Ruth Marcus of the Washington Post has concluded that Mitt Romney has a major problem. His great success, which surpasses his parents’ success, would be a disappointment to his mom and dad:
The last week has brought two insightful profiles of Mitt Romney’s parents, offering an implicit, and disappointing, contrast with their more successful son.
As Ruth Marcus wouldn’t have voted for Mitt’s parents either, it’s hard to believe she’s really disappointed that Mitt’s become more right-wing in the context that he’s turning his back on his heritage. Beware liberals bearing concern for conservatives, as the only reason liberals wish for the lovable losers known as moderate Republicans is so they can more plausibly define the political center even further left. This context is the paradigm of every liberal version of history, whether the liberals making the complaint are doing so in 1962 or in 2012:
The tale of two generations of Romneys in politics is, of course, a parallel story of the changing ideology of the Republican Party and its relentless shift rightward.
The ‘of course’ clause is a nice touch. Republicans becoming more extreme and deranged is as tried and true a ‘scientific consensus’ as man-made global warming. What other lens is there through which to see every aspect of life than through the ever-expanding aggression of the right wing machine?
This next point in the sad tale of Mitt’s parental betrayal is tough to rope into any logical framework outside the liberal prism that gave it birth:
Here is the telling difference, and the sad, perhaps inevitable, trajectory of any political dynasty, from idealism to expediency. George Romney railed — indeed, he battled — against what he saw happening. Mitt Romney has adapted to it.
It’s modern day Hamlet, but instead of Romney falling on the right wing’s poisoned sword, he’s chosen to yuck it up with the royalty who destroyed his father to advance his own ends. Oh fiendish traitor!
Next, with allegorical flair, Marcus describes the Obama experience in the guise of the Romney family:
If the scars of this political battle led Mitt Romney to the conclusion that it is better to join the machine than rage against it, he would not be the first political son to do so.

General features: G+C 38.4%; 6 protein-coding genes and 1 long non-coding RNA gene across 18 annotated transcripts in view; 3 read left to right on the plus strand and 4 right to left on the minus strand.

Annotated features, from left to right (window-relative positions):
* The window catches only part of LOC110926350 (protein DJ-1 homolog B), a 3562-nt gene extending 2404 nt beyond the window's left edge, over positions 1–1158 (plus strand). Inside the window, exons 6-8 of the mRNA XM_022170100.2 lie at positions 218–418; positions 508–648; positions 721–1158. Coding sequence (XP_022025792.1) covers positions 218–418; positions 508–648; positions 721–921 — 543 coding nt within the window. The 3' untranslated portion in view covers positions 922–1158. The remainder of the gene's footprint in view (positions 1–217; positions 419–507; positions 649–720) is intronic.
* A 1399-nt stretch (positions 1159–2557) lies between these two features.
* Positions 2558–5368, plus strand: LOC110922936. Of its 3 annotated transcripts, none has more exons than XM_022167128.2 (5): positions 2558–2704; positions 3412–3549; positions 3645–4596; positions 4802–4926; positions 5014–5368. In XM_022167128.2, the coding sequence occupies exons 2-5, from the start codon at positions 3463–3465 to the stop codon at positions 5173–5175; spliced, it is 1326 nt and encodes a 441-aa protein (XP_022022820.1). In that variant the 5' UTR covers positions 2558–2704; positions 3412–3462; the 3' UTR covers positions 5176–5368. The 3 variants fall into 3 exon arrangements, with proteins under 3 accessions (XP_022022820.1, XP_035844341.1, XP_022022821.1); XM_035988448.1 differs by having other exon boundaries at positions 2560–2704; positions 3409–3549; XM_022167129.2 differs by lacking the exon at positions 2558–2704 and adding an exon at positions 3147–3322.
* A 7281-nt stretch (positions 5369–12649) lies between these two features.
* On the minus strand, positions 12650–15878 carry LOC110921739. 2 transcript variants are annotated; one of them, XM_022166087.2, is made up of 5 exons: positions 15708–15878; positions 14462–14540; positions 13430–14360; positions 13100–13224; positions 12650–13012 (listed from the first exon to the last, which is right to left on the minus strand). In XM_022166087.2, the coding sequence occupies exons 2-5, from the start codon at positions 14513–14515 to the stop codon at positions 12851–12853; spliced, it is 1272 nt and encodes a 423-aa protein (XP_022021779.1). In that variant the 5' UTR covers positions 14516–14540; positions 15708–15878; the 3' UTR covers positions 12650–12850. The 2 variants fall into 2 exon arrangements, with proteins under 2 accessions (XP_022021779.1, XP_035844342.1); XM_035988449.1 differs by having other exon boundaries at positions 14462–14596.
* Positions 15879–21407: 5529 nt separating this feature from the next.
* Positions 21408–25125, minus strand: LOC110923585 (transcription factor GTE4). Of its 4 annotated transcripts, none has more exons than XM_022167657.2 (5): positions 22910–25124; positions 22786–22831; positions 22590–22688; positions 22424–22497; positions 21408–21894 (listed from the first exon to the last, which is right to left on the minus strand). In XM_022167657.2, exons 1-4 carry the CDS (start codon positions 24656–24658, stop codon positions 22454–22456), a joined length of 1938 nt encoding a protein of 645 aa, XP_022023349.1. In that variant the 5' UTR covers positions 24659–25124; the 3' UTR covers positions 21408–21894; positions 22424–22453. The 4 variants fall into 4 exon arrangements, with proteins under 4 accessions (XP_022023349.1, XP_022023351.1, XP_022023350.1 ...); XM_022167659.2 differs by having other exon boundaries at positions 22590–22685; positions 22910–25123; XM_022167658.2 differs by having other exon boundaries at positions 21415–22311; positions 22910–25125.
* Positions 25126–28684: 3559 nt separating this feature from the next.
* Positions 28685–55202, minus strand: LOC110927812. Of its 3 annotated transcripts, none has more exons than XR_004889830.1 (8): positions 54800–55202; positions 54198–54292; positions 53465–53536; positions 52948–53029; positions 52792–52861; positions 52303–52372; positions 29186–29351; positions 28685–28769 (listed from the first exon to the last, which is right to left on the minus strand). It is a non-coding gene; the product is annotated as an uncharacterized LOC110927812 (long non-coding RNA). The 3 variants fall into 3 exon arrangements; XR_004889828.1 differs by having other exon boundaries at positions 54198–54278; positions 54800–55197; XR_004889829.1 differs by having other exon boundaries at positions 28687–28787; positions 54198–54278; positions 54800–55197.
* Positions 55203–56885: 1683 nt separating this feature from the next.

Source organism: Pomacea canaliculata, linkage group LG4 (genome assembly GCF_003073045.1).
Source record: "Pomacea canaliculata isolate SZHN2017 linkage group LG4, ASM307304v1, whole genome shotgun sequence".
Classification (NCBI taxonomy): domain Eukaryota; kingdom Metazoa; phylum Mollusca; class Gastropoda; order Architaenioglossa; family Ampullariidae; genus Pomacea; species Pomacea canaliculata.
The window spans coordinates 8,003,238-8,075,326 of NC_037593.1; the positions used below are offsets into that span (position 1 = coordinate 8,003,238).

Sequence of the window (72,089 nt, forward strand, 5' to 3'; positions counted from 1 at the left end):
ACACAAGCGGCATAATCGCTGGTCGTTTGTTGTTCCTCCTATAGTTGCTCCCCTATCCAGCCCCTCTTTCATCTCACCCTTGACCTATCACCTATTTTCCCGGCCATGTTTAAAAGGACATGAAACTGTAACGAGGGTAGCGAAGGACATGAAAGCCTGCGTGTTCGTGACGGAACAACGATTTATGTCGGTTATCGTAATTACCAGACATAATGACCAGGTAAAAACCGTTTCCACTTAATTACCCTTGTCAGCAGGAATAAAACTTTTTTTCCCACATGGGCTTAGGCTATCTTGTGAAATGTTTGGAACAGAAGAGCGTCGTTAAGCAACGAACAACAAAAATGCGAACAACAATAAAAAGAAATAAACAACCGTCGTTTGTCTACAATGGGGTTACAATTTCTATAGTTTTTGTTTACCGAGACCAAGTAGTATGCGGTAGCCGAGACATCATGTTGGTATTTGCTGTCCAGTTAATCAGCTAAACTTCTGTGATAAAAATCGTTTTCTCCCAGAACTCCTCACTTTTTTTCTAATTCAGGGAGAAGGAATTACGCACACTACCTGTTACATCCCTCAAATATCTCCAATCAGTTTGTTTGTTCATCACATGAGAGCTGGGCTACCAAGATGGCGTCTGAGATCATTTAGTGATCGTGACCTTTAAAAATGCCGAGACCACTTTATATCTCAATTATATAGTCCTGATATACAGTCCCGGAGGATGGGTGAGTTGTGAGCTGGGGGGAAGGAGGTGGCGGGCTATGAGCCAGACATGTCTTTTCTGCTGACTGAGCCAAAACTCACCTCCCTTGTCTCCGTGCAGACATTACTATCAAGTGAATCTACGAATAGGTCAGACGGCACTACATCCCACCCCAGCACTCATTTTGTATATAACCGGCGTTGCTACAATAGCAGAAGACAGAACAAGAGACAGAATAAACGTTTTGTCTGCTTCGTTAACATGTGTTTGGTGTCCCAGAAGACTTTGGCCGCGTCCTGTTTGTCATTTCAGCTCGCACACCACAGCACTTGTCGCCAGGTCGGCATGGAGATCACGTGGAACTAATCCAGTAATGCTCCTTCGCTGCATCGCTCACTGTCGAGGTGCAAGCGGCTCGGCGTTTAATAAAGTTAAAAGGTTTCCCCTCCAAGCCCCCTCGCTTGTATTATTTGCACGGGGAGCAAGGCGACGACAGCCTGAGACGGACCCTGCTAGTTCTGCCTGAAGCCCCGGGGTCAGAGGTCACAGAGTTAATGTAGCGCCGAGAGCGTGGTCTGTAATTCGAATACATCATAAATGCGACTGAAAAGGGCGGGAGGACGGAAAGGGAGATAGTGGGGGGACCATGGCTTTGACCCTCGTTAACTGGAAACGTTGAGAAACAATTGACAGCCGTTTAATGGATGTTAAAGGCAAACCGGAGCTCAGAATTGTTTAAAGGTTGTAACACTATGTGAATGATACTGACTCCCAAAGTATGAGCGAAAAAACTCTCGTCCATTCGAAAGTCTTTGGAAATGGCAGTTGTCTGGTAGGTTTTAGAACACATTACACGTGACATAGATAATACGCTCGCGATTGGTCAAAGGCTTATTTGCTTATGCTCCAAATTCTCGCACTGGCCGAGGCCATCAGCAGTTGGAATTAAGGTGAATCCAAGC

For George W. Bush, the enduring lesson of his father’s losing re-election bid was to shrink from any repeat of George H.W. Bush’s finest moment — the elder Bush’s willingness to renounce his “read my lips” no-tax pledge in the interest of fiscal prudence.
Broken promises are a president’s finest moment. Sounds familiar…
George Romney’s virtue, and perhaps his downfall, was his bullheaded willfulness. “Messianic” was one aide’s description.
Messianic, too? Whoa…
As governor, he fought to institute a state income tax and to broaden civil rights protection. At the launch of the 1968 campaign, Romney insisted on a tour of American inner cities that featured a meeting with community organizer Saul Alinsky.
A fan of Alinsky? Now this is just getting weird.
When he resigned as Nixon’s housing secretary, Romney assailed timid politicians who “avoid specific positions . . . for fear of offending uninformed voters.” Sound familiar?
Yes! Yes, it does! Just like Obama! Oh…still talking about a Romney?
Marcus goes on to discuss Romney’s mother and her failed Senate campaign, before finishing with one last Obama, er…Romney mention:
“So many of our senators sometimes become so caught up in the political situation that their answer is made politically before the issue is even brought up,” Mitt Romney lamented during her Senate campaign.
Young Mitt saw that as a critique of politics. For Adult Mitt, it has been a template for success.
Mitt could have written his own memoir, Dreams from my Mother. If only he had the Audacity of Hope to do it.